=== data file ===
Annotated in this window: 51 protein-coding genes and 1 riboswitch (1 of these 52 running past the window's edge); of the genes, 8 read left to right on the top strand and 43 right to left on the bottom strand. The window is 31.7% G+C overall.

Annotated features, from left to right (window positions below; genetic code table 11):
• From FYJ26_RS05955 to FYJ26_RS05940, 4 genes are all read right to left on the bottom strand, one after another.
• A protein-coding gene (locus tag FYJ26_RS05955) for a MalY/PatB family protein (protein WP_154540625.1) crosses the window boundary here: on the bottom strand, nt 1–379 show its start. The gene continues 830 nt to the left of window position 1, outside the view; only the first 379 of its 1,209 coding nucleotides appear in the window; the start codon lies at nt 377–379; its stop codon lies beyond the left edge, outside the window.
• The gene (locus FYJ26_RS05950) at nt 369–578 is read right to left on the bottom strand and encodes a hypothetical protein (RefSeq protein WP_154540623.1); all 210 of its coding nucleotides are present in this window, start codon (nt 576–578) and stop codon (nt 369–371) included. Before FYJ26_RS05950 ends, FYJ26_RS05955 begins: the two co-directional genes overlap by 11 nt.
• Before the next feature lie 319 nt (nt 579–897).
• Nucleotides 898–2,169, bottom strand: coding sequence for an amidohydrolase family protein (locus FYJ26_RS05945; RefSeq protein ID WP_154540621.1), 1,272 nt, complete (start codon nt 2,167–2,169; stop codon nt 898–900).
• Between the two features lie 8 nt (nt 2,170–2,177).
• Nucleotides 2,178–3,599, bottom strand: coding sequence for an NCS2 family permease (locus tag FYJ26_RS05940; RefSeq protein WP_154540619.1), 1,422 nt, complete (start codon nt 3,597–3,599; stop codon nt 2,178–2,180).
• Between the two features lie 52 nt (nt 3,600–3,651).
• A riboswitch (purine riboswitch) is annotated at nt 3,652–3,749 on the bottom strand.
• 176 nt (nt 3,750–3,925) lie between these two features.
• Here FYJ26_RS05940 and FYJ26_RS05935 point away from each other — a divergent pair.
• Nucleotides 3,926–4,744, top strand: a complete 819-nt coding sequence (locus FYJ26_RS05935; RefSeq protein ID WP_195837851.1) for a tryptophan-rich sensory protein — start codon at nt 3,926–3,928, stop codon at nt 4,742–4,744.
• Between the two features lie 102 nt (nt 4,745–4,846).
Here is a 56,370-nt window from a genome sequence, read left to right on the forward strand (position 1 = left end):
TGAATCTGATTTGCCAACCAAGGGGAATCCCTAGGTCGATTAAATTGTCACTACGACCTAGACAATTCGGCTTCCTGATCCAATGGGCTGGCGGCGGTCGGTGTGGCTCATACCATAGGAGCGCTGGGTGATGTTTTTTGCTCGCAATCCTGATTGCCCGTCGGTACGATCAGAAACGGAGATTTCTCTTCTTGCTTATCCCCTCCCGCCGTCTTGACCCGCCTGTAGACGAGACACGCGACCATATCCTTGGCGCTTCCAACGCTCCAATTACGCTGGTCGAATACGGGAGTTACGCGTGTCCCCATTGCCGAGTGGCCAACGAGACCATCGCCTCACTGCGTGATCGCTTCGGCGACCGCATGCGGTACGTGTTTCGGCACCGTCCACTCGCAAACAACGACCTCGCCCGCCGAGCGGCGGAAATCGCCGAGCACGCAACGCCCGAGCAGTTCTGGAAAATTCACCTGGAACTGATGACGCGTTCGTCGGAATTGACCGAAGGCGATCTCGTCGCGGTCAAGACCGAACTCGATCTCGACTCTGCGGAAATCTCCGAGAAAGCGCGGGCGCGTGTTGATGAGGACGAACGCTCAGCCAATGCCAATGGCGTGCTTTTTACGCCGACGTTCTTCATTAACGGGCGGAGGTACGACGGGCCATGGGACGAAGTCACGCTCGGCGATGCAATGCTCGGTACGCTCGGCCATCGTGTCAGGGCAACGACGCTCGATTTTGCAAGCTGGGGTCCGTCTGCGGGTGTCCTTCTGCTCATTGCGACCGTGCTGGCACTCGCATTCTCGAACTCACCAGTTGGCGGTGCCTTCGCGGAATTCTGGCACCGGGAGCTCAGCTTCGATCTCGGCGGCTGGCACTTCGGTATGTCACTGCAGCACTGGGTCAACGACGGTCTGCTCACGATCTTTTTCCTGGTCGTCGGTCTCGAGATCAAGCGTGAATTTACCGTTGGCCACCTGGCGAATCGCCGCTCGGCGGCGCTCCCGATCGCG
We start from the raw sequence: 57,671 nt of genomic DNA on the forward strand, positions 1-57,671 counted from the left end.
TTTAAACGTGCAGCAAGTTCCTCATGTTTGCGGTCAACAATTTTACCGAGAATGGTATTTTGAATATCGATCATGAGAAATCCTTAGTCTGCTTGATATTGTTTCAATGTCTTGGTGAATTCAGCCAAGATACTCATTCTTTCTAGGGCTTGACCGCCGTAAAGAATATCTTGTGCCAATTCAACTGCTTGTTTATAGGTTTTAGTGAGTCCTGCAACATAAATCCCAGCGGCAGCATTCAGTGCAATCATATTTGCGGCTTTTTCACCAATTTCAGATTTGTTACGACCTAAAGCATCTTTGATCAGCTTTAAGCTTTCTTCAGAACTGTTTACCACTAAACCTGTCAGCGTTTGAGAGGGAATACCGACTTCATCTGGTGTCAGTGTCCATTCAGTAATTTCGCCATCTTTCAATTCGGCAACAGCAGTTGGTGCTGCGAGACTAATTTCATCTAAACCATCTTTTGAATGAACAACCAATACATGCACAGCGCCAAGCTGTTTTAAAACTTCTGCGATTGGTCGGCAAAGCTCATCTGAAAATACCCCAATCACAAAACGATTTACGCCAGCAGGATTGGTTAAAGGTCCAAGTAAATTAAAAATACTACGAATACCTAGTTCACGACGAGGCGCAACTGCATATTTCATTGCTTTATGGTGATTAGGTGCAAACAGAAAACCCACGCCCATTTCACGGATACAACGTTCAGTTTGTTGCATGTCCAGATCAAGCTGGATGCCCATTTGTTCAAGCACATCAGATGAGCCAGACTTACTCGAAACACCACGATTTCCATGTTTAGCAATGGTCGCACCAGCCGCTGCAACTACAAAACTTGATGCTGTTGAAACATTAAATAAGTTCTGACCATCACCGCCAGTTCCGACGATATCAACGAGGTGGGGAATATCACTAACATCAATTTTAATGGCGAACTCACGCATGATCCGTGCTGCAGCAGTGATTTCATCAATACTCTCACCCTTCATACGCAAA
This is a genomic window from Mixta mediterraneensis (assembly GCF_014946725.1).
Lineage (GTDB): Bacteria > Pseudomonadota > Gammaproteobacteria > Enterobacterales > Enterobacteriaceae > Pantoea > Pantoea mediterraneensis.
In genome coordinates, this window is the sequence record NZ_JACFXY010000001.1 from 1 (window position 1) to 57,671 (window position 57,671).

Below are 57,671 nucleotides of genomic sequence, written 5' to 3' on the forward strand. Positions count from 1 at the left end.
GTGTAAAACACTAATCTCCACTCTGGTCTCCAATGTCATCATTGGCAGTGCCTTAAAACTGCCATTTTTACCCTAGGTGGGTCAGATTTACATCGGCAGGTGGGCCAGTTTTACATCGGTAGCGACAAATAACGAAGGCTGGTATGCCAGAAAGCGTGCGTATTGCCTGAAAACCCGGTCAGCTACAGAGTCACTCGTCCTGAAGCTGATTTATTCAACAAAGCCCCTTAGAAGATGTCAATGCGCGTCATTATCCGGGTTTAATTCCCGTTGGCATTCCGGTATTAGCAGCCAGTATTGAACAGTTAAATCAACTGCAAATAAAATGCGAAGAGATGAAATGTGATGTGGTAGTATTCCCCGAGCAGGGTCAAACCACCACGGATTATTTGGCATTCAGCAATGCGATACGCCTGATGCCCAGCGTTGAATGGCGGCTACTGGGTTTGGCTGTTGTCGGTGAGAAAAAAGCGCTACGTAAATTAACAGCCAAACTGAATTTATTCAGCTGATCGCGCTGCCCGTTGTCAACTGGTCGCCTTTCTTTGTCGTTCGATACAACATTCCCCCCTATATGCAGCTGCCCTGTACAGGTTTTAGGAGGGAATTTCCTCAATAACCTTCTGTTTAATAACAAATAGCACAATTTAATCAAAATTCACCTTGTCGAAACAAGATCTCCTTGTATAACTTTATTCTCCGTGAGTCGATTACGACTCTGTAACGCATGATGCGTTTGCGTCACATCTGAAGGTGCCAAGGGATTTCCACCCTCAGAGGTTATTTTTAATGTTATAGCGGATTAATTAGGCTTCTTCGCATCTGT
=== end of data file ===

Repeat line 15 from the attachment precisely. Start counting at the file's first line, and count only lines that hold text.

• Between the two features lie 102 nt (nt 4,745–4,846).